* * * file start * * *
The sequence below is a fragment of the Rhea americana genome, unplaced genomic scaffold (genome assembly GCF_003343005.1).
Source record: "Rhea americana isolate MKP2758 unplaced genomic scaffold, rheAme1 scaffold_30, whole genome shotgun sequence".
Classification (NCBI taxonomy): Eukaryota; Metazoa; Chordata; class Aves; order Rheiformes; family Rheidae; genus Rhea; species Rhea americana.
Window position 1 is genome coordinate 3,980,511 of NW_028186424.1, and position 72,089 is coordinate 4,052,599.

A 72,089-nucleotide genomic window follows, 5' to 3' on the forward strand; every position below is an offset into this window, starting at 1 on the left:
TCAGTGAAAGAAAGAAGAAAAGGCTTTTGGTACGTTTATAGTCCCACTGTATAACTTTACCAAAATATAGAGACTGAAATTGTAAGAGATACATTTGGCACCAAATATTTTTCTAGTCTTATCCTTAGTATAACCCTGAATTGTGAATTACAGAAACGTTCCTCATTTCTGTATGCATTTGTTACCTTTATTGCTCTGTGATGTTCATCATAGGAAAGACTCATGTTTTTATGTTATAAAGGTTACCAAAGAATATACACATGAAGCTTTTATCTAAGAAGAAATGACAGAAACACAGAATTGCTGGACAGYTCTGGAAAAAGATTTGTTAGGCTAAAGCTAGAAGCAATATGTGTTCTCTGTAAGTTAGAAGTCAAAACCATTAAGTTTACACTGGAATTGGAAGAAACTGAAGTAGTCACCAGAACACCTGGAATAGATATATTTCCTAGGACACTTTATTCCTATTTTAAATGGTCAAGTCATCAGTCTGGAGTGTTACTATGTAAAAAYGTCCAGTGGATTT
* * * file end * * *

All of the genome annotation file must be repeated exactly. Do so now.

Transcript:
The sequence below is a fragment of the Rhea americana genome, unplaced genomic scaffold (genome assembly GCF_003343005.1).
Source record: "Rhea americana isolate MKP2758 unplaced genomic scaffold, rheAme1 scaffold_30, whole genome shotgun sequence".
Classification (NCBI taxonomy): Eukaryota; Metazoa; Chordata; class Aves; order Rheiformes; family Rheidae; genus Rhea; species Rhea americana.
Window position 1 is genome coordinate 3,980,511 of NW_028186424.1, and position 72,089 is coordinate 4,052,599.

A 72,089-nucleotide genomic window follows, 5' to 3' on the forward strand; every position below is an offset into this window, starting at 1 on the left:
TCAGTGAAAGAAAGAAGAAAAGGCTTTTGGTACGTTTATAGTCCCACTGTATAACTTTACCAAAATATAGAGACTGAAATTGTAAGAGATACATTTGGCACCAAATATTTTTCTAGTCTTATCCTTAGTATAACCCTGAATTGTGAATTACAGAAACGTTCCTCATTTCTGTATGCATTTGTTACCTTTATTGCTCTGTGATGTTCATCATAGGAAAGACTCATGTTTTTATGTTATAAAGGTTACCAAAGAATATACACATGAAGCTTTTATCTAAGAAGAAATGACAGAAACACAGAATTGCTGGACAGYTCTGGAAAAAGATTTGTTAGGCTAAAGCTAGAAGCAATATGTGTTCTCTGTAAGTTAGAAGTCAAAACCATTAAGTTTACACTGGAATTGGAAGAAACTGAAGTAGTCACCAGAACACCTGGAATAGATATATTTCCTAGGACACTTTATTCCTATTTTAAATGGTCAAGTCATCAGTCTGGAGTGTTACTATGTAAAAAYGTCCAGTGGATTT